R.K. Chandra's infant formula study withdrawn by medical journal

A Canadian scientist's 1989 study on the immune benefits of infant formula has been retracted by a major medical journal, which called the case a "major failure of scientific governance."

Evidence entered in libel lawsuit over CBC documentary spurs retraction of scientist's paper

A flawed health study about newborns and nutrition published decades ago by a disgraced Canadian researcher has been withdrawn 2:52

A prominent medical journal is retracting a controversial Canadian scientist's 1989 study on the effect of infant formula on the incidence of allergies, calling the case a "major failure of scientific governance."

The BMJ, formerly the British Medical Journal, announced today it's retracting the study it published in 1989 by Dr. Ranjit Kumar Chandra.

Chandra's influential study looked at the effects of breastfeeding and formula for infants who were at high risk of eczema because of their family history. It concluded women who breastfeed should avoid common allergenic foods and those who use formula should choose a hydrolyzed type of formula.

Memorial University of Newfoundland completed an inquiry into Chandra's research in 1995, which concluded that "scientific misconduct has been committed by Dr. Chandra." But the university never published the inquiry report or alerted journal editors.

CBC-TV's The National aired a three-part documentary called The Secret Life of Dr. Chandra in 2006, after which Chandra sued the CBC for libel. This summer, a jury ruled that the documentaries were true. The BMJ obtained the university's internal investigation report after it was entered as evidence at the trial. 

"He had all the data analyzed and published even before we had the data collected," nurse Marilyn Harvey, Chandra's research assistant, told CBC at the time.

'If someone makes up data out of whole cloth, it's very difficult to tell whether you are reading a novel or a scientific paper,' says Dr. Ivan Oransky, co-founder of the Retraction Watch blog. (CBC)

The BMJ said it's retracting the paper because of the 1995 report and "because of the convincing evidence given in the CBC television programs and the court case that the work of R.K. Chandra is not to be trusted."

University ignored earlier fraud

This is not the first study of Chandra's to be retracted. It was the BMJ that uncovered the first incidence of fraud for Chandra's own patented vitamin pill, which the university ignored. 

When Chandra submitted a paper to the BMJ 15 years ago about his vitamin pill, it set off alarms. Richard Smith was the journal's editor then.

Smith said the journal's statistical reviewer concluded Chandra's vitamin's data had "the hallmarks of being entirely invented."

"From my point of view, the university's the real villain of the piece, unfortunately. I mean there will always be fraudsters. Wherever there's human activity, there's misconduct, but the university should have taken this much more seriously," said Smith, who also wrote an editorial published with the eczema retraction.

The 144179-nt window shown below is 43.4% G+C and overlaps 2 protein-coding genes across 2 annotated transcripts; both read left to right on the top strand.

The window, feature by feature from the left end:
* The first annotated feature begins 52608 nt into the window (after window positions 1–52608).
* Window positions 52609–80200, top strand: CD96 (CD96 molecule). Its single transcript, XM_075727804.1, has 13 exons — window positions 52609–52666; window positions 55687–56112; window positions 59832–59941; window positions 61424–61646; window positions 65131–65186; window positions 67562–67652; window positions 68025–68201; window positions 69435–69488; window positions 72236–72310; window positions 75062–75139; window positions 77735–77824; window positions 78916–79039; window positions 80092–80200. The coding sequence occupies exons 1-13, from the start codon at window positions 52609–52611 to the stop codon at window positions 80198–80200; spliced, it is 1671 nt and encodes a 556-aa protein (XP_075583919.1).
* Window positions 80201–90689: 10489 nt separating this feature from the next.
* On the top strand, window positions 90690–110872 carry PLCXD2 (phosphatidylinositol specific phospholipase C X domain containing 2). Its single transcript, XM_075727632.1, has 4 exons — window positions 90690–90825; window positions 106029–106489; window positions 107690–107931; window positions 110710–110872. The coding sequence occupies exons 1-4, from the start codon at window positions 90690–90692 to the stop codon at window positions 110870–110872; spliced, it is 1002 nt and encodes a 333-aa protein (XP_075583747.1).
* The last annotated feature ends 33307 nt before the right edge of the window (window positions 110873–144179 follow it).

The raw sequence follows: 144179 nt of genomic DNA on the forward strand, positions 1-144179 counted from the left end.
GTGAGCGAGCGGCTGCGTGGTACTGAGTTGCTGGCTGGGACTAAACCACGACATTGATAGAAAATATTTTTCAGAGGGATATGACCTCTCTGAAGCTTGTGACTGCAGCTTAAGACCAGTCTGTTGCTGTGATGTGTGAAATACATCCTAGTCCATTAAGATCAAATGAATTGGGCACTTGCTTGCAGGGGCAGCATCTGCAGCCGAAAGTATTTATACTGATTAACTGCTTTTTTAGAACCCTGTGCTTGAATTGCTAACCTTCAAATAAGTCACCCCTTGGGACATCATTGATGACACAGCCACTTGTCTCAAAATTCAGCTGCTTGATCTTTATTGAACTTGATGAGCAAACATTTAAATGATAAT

"It seems to me that universities should be about integrity and truth and as far as I can see this university has completely ignored both of those."

The editorial labelled the case a "major failure of scientific governance" and called for a public inquiry, saying the saga highlights a collective failure to defend the integrity of science.

Fictional data

The retracted paper has been cited more than 100 times by other papers, said Dr. Ivan Oransky, co-founder of Retraction Watch blog and a professor of medicine at New York University. 

"Had it been retracted [before], that would have been a big red flag, literally a red water mark on the paper," said Oransky.

"If you're relying on something that turns out to be fraudulent, turns out be fake, well that's a problem for science, it is a problem for those of us who follow science and for the public, in this case in terms of public health."

The peer review process of publishing scientific and medical research is only one limited filter, said Oransky. He cautioned that publications shouldn't be considered sacrosanct.

"It is very difficult if someone makes up data out of whole cloth, it's very difficult to tell whether you are reading a novel or a scientific paper."

​While retractions have increased to 400 from 40 between 2001 and 2010, Oransky said it's unclear whether scientific fraud or misconduct is also on the rise, since it also now easier to catch fraud.

Prof. Richard Marceau, Memorial's vice-president of research, said the university has established a number of policies and procedures to prevent, investigate and, if necessary, punish research misconduct.

"We at Memorial University have very high standards. We maintain them, we enforce them. We have progressed over the years. We have learned a great deal," Marceau said. 

Asked about the journal's categorization of the university as a villain, he said, "Once a paper is published and found to be wanting, everybody is a victim in this story, the journal, the university, readers."

Chandra now focuses on his vitamin business in India. He did not respond to emailed requests for comment from CBC News.

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